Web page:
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Hello,

in the past, I have worked on the integration of Embree into our home renderer. Our home renderer supports different geometry types, some of them analytically described (e.g., spheres, cylinders, hyperbolas, etc.), and two of them (triangles and quadrangles) described by an array of vertices and an array of indices.

For my integration of Embree, I initialize the analytically described shapes as User-defined geometries, triangles with RTC_GEOMETRY_TYPE_TRIANGLE, and quadrangles with RTC_GEOMETRY_TYPE_QUAD. The reason for this being that I want to profit from the fact that ray tracing Embree-internal shapes is more efficient than ray tracing User-defined geometries.

Although I encountered some problems with this approach (mainly the values of the RTCRayHit struct being overwritten), I managed to work my way around this issue.

My question: Our renderer is targeted towards Computer Graphics researchers, who usually render virtual scenes with low geometrical complexity, and my "work-around" works for such scenes. However, I believe this approach may introduce further issues in my case, when rendering, say, production-ready scenes with a huge amount of geometries in the scene (the use case Embree was originally designed for).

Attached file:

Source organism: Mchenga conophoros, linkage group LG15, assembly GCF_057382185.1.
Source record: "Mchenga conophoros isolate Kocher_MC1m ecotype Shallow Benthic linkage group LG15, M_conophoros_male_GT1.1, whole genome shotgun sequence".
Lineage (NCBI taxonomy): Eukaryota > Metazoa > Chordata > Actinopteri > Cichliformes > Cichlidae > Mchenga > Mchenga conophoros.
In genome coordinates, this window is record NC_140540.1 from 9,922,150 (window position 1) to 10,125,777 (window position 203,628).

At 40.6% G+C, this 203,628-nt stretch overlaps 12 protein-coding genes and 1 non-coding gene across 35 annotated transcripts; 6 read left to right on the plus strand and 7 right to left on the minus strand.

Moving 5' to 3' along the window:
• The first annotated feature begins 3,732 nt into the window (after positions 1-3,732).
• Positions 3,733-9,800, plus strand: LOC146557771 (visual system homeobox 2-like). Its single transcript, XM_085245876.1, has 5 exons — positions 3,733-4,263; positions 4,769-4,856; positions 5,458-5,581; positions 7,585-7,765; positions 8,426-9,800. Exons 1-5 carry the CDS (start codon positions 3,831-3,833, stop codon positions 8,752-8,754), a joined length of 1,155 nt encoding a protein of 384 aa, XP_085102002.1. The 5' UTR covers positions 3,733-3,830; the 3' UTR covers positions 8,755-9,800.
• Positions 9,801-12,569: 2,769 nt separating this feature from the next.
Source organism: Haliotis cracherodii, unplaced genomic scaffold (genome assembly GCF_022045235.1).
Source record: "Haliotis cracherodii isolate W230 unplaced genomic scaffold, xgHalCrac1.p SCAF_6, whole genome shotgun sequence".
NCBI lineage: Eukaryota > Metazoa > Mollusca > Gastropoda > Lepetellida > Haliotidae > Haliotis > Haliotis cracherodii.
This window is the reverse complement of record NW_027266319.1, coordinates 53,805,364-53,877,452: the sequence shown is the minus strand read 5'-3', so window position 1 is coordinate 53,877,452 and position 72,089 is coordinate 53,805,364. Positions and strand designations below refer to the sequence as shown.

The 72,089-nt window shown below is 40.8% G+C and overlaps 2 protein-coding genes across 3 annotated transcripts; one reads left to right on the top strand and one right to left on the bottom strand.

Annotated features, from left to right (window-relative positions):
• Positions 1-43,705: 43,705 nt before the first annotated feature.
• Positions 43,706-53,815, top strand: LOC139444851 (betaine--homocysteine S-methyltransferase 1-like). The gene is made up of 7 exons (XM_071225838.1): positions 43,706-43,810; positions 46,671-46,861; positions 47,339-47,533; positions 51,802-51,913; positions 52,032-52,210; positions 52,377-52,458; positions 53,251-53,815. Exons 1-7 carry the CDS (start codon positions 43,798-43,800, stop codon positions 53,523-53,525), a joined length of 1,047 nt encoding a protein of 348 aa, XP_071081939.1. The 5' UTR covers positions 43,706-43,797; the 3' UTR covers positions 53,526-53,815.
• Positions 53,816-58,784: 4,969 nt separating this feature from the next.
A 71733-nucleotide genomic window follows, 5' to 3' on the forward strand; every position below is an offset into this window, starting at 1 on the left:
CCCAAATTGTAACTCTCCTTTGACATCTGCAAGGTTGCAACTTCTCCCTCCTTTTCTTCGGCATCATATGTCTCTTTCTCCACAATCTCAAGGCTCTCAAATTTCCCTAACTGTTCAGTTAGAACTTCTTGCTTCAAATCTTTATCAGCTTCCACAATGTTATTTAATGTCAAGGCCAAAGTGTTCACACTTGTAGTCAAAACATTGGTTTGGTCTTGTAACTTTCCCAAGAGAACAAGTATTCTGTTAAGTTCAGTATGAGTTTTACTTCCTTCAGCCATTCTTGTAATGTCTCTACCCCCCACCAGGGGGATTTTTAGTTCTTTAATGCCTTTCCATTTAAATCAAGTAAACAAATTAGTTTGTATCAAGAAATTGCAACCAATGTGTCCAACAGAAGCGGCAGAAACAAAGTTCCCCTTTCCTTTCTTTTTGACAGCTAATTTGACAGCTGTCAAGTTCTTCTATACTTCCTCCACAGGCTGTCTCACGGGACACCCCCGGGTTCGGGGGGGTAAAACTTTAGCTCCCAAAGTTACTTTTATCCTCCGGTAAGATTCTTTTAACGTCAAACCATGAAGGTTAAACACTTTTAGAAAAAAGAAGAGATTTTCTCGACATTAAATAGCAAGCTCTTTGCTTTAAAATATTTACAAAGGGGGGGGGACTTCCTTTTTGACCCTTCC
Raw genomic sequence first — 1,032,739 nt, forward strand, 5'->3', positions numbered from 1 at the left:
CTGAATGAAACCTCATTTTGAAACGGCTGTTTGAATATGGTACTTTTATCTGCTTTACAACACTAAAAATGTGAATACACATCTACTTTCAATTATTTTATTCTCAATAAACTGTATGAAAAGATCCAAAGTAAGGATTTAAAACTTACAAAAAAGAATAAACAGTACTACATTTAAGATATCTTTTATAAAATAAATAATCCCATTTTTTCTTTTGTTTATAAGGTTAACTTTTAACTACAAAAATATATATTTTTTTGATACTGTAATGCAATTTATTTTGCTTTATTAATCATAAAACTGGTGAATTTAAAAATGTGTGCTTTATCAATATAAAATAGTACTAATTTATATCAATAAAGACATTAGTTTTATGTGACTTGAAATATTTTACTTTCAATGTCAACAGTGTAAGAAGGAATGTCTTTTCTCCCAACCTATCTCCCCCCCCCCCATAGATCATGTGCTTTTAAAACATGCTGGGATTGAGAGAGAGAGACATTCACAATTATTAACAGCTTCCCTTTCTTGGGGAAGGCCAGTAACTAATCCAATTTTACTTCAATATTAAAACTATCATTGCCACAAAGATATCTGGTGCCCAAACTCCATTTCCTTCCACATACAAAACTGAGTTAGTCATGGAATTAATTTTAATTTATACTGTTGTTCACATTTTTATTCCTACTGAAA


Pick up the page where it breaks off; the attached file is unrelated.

Would you generally recommend intermixing User-defined geometry and Non-user-defined geometry in a scene for ray tracing with Embree?

Thank you very much in advance for your help and support. Have a nice day!

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Yes, mixing user-defined geometry (for geometries which Embree does not support natively) and supported geometry types is absolutely fine. If Embree natively supports a geometry/primitive type the underlying implementation is typically faster and more efficient than an "emulated implementation" using user-defined geometry. Also Embree will typically intersect "simpler" geometry like triangles/quads first before intersecting more complex primitives like user geometry. This helps with distance-based culling during BVH traversal for the more complex primitive types.

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Yes, mixing user-defined geometry (for geometries which Embree does not support natively) and supported geometry types is absolutely fine. If Embree natively supports a geometry/primitive type the underlying implementation is typically faster and more efficient than an "emulated implementation" using user-defined geometry. Also Embree will typically intersect "simpler" geometry like triangles/quads first before intersecting more complex primitives like user geometry. This helps with distance-based culling during BVH traversal for the more complex primitive types.

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Thank you very much for your clarification!

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